A Brief History of the Cayman Islands
The Cayman Islands were discovered on May 10th, 1503 by Christopher Columbus on his forth and last voyage to the new world. He was actually on his way from Panama to Hispanola when his ships were steered off course by strong winds, and he sighted Cayman Brac and Little Cayman. The story says that he reported sighting two small islands, so full or tortoises (turtles) that they looked like rocks, and he gave the islands the name Las Tortugas (The Turtles).
Over the next 150 years, the islands went through several name changes, and played host to various visiting ships, as sailors would use the islands to replenish their supplies of fresh water, as well as stocking up on turtle meat and various wild fowls. One of the name changes, Caymanas, is believed to have reflected the presence of crocodiles, and was derived from the Carib word for the crocodile family, and indeed, several visiting buccaneers including Sir Francis Drake and William Dampier noted "large lizards" and crocodiles on these islands during the 1500's to 1700's.
In 1655, the islands came under British control when Jamaica was captured from the Spanish by Oliver Cromwell's army. They officially became a British territory when the Treaty of Madrid was signed in 1670, and Spain gave to Britain, "all those lands, islands, colonies and places whatsoever situated in the West Indies".
Records show Cayman Brac and Little Cayman being settled before Grand Cayman, but these settlements did not last long as the settlers often fell prey to Spanish pirates and they were finally recalled. This was all between 1655 and 1671, during which time it is reported that Sir Henry Morgan also paid visits to these islands. Pirates continued to sail the Caribbean, under permission from their countries, and were known as privateers. Their mission was to plunder enemy ships and return seized wealth to their country.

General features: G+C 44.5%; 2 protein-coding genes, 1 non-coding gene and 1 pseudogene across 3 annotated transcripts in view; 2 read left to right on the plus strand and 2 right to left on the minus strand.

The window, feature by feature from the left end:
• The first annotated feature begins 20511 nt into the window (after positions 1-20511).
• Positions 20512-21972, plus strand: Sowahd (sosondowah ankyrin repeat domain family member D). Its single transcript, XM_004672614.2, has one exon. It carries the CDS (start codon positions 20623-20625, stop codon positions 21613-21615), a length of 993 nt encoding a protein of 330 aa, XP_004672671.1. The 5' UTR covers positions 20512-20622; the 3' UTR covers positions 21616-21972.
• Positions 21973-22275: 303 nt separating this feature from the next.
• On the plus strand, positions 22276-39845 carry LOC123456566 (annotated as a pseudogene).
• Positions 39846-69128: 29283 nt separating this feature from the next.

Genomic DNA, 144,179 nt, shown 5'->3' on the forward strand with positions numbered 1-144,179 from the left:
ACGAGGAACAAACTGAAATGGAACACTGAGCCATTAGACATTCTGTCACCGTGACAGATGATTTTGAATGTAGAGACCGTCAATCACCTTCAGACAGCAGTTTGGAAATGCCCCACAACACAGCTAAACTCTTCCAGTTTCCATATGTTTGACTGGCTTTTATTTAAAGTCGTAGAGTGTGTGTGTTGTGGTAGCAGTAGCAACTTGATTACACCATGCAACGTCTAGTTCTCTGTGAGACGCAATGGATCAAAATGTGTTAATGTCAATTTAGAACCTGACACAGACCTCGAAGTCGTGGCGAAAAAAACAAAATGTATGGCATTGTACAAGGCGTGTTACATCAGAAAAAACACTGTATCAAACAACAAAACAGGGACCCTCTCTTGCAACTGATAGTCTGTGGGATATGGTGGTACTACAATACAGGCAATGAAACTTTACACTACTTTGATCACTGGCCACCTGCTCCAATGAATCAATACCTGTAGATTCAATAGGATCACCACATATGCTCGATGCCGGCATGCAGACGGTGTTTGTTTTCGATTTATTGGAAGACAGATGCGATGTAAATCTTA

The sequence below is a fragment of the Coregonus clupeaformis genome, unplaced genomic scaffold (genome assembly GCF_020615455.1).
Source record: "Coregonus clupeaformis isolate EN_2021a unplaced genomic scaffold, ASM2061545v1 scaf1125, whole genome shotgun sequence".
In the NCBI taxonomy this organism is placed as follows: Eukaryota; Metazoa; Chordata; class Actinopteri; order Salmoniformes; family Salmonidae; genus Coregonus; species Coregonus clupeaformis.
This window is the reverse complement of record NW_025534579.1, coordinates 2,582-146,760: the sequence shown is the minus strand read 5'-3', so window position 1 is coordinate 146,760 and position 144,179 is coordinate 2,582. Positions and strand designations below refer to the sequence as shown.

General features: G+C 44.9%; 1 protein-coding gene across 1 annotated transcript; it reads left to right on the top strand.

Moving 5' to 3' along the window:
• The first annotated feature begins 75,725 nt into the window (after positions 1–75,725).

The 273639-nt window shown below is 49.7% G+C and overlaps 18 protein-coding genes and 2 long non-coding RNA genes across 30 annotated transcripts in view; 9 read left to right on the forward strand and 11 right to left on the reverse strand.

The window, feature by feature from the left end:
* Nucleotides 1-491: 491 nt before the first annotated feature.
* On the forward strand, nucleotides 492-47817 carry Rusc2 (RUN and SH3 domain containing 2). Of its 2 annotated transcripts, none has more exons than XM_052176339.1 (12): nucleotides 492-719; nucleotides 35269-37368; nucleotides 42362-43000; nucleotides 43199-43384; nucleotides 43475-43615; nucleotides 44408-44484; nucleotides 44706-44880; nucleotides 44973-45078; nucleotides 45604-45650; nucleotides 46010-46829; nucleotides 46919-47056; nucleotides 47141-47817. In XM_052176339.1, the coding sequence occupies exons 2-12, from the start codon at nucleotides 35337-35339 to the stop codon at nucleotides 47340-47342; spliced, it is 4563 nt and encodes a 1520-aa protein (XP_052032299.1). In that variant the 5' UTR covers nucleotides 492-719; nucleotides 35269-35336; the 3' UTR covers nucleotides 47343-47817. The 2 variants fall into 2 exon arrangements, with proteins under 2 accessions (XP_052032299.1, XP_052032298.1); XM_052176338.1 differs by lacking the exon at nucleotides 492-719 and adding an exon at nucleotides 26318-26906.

Privateering officially came to an end with the Treaty of Utrecht (1713-1714). As a result of this treaty, France and Spain ceased hostilities towards other European countries, including Britain, and the islands are then reported to have become hideouts for those out-of-work pirates. With the islands now safe from attack, settlers returned, and records show permanent settlers in 1734 when land was granted to several families. The descendants of some of those settlers reside here still.
One of the most told stories in the islands history is the story of "The Wreck of the Ten Sails". Legend says that one night in November, 1788, the "Cordelia", the lead ship of a convoy of merchant ships bound from Jamaica to Britain ran aground on the reef at East End. A signal was given off to warn off the other ships, but was misunderstood as a call to follow closer and nine more ships sailed onto the reef. The people of East End are reported to have shown great heroism in ensuring that no lives were lost, and legend further states that one of the lives saved was one of royalty. For this, King George III is said to have granted the islands freedom from conscription, while another report claims that freedom from taxation was bestowed on the people of the islands as a reward. Actual records do not support this story entirely.
There are records of a census taken in the islands in 1802 showing 933 persons of which 545 were slaves, and slavery was a part of life until 1833 when the British parliament passed a law freeing slaves in British colonies after a five to seven year apprenticeship. In 1835, the emancipation of slavery meant an outright end of slavery except for registered slaves under the apprenticeship scheme. No Cayman slaves were actually registered because the nearest registration office was in Jamaica, and this caused slave owners to petition the British government for compensation.